Developing Personalized Models of Blood Pressure Estimation from Wearable Sensors Data Using Minimally-trained Domain Adversarial Neural Networks
Proceedings of the 5th Machine Learning for Healthcare Conference, PMLR 126:97-120, 2020.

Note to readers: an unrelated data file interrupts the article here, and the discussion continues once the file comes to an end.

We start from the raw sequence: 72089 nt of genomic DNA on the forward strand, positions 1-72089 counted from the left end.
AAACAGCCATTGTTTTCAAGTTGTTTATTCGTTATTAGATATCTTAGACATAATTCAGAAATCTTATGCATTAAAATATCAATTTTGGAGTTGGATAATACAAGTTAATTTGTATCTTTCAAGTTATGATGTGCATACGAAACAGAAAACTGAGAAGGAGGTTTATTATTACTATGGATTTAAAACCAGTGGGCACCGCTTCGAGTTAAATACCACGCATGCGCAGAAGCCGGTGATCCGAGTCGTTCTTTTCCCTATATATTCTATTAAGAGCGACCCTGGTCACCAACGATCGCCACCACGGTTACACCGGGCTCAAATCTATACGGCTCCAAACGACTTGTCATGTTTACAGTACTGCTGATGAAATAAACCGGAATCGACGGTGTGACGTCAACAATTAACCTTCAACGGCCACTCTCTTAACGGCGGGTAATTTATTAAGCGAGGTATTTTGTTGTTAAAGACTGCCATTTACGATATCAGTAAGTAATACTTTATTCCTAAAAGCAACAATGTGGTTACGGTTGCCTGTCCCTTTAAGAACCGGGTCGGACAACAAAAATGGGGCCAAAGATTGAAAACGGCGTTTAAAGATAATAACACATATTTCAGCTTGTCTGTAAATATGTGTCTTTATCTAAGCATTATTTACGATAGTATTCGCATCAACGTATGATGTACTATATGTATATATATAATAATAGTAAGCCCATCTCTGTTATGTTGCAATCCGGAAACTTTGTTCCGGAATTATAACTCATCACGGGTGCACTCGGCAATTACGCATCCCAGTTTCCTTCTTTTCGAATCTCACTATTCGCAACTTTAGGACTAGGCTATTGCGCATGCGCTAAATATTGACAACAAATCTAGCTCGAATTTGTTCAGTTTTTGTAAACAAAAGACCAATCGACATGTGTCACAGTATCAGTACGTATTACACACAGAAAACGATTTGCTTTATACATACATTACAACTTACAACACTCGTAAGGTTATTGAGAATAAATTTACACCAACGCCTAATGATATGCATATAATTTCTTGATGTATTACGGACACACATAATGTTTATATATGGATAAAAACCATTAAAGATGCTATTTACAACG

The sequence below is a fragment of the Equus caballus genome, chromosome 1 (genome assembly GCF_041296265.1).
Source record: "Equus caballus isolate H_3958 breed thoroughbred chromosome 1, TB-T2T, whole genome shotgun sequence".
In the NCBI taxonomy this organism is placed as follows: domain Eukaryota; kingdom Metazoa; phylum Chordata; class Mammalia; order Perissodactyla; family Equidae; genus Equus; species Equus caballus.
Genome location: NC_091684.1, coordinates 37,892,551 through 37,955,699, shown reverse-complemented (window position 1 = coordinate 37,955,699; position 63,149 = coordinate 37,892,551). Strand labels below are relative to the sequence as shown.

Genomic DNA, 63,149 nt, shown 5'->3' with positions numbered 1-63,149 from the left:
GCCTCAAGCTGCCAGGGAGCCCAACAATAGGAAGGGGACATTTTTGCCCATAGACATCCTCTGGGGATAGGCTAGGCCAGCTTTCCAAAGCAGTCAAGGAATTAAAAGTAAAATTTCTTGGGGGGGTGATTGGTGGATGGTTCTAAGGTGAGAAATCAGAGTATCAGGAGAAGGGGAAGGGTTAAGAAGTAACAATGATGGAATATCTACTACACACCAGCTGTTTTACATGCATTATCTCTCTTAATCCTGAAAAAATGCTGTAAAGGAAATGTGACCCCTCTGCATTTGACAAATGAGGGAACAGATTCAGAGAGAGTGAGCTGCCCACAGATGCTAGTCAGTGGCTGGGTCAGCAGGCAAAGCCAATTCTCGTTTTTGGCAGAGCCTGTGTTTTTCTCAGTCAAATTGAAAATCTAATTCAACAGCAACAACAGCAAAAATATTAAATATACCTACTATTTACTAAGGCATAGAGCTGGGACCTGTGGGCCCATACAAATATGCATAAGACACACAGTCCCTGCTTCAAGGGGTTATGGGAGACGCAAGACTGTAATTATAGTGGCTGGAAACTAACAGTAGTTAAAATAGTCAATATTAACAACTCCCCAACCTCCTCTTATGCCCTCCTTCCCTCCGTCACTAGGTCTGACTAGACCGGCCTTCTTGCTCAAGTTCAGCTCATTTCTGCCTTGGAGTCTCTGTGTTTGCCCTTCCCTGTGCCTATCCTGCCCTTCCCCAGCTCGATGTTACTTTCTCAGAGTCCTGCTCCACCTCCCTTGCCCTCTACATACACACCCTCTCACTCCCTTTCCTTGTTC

Blood pressure monitoring is an essential component of hypertension management and in the prediction of associated comorbidities. Blood pressure is a dynamic vital sign with frequent changes throughout a given day. Capturing blood pressure remotely and frequently (also known as ambulatory blood pressure monitoring) has traditionally been achieved by measuring blood pressure at discrete intervals using an inflatable cuff. However, there is growing interest in developing a cuffless ambulatory blood pressure monitoring system to measure blood pressure continuously. One such approach is by utilizing bioimpedance sensors to build regression models. A practical problem with this approach is that the amount of data required to confidently train such a regression model can be prohibitive. In this paper, we propose the application of the domain-adversarial training neural network (DANN) method on our multitask learning (MTL) blood pressure estimation model, allowing for knowledge transfer between subjects. Our proposed model obtains average root mean square error (RMSE) of $4.80 \pm 0.74$ mmHg for diastolic blood pressure and $7.34 \pm 1.88$ mmHg for systolic blood pressure when using three minutes of training data, $4:64 \pm 0.60$ mmHg and $7.10 \pm 1.79$ respectively when using four minutes of training data, and $4.48 \pm 0.57$ mmHg and $6.79 \pm 1:70$ respectively when using five minutes of training data. DANN improves training with minimal data in comparison to both directly training and to training with a pretrained model from another subject, decreasing RMSE by 0.19 to 0.26 mmHg (diastolic) and by 0.46 to 0.67 mmHg (systolic) in comparison to the best baseline models. We observe that four minutes of training data is the minimum requirement for our framework to exceed ISO standards within this cohort of patients.